Licensing board needs to step up its game against pain-pill docs, Stumbo says

If the Kentucky Board of Medical Licensure doesn’t increase its oversight on doctors who prescribe excessive amounts of pain pills, House Speaker Greg Stumbo said Tuesday he’ll find an agency that will. “If the medical licensure board refuses to do its job, then we will try to find some entity in the enforcement community that wishes to do that,” said Stumbo, D-Prestonsburg, right.

In 2003, the licensing board asked to be able to analyze data from the Kentucky All Schedule Prescription Electronic Reporting registry — known more commonly as KASPER — so it could identify over-prescribing doctors. That same year, the legislature passed a law “that would allow the Cabinet for Health and Family Services, which maintains KASPER, to provide geographical data about prescriptions for controlled substances. The licensing board could use that data to determine whether doctors were overprescribing controlled substances in areas that had high prescription rates,” the Lexington Herald-Leader‘s Beth Musgrave reports.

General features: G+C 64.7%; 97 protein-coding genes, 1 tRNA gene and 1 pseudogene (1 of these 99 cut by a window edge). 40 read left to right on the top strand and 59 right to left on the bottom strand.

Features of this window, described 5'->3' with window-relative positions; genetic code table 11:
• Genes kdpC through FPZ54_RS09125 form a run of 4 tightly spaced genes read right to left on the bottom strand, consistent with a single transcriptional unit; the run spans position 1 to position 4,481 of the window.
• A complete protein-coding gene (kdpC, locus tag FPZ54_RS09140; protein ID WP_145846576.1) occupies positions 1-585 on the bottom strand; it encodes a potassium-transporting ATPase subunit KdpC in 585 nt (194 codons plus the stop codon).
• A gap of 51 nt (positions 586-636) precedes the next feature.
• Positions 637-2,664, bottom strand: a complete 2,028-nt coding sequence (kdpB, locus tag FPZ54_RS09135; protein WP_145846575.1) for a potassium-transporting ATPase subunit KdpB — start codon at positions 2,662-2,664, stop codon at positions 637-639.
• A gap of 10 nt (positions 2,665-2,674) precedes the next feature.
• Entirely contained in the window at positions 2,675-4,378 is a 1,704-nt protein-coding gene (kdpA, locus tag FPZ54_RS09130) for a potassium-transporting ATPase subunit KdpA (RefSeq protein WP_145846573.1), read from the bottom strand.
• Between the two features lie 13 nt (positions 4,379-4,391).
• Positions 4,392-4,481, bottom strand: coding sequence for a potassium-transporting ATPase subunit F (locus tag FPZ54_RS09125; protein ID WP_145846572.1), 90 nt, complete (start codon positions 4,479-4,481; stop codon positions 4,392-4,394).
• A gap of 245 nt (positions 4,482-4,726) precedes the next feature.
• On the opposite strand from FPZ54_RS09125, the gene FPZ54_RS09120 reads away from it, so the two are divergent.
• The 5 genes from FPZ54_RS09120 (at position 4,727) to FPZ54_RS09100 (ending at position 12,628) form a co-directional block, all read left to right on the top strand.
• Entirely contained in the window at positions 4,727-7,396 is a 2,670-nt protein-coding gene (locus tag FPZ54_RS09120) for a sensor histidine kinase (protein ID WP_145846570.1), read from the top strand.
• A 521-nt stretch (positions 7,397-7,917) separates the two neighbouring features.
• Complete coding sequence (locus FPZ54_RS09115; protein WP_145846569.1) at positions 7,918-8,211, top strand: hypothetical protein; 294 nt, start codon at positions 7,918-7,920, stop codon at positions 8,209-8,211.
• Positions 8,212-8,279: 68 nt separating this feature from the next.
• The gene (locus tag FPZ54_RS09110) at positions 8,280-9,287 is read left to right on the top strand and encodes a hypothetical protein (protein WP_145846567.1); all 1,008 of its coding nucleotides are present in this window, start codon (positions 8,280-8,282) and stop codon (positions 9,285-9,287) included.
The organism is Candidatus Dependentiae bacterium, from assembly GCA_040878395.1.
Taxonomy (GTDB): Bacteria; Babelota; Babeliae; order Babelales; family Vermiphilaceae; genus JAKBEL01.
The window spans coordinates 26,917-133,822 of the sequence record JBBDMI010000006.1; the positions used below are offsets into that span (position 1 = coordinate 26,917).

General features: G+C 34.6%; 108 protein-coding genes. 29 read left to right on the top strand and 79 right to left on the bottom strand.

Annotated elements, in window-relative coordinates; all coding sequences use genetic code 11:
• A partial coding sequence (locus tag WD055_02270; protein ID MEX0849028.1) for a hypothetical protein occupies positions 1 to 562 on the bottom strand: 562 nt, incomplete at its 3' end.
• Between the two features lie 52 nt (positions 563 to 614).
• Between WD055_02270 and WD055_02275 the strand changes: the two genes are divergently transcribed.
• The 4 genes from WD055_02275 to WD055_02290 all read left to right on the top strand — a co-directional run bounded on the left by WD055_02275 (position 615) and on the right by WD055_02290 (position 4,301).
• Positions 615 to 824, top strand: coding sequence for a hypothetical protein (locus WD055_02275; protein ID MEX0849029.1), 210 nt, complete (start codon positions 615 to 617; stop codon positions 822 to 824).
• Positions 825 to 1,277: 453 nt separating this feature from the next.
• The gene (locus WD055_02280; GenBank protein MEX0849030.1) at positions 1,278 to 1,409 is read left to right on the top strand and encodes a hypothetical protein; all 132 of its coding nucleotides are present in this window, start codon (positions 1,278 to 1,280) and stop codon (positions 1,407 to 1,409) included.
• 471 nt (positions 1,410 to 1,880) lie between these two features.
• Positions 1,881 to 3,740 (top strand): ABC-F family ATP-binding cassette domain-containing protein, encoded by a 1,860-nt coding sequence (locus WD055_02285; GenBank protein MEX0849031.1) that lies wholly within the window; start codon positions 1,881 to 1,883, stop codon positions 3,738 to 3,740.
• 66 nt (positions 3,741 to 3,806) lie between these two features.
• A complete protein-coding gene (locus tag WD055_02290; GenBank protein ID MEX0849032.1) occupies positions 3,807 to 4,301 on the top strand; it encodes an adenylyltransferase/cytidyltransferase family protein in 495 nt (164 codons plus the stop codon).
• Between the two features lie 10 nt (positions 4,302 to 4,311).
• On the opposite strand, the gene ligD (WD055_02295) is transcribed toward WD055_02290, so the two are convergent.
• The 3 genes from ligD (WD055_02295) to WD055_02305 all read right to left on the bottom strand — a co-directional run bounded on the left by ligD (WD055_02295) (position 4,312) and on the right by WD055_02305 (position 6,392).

But the board had not used the data, Stumbo said.
Lloyd Vest II, the licensing board’s general counsel, said the data was not used because it was not specific enough. The cabinet informed the board it did not have the legal right to analyze the data in depth, he added.
Stumbo informed Vest the board is the only agency that had the legal authority to study the information.
Bill Schmidt, the board’s executive director, said the board, which does not receive any government funding, does not have the staff to deal with the data analysis Stumbo is asking for. “The board had five investigators to police nearly 10,000 doctors,” Musgrave reports. Stumbo said the understaffing issue could be solved by raising licensing fees and assessment prices on doctors.
Board members said they will return to committee in December with suggestions for how the state can better police doctors’ prescription practices.

Data show drug overdoses is the leading cause of death for some age groups in Kentucky. Federal statistics show 6.5 percent of Kentuckians have abused prescription drugs. (Read more)
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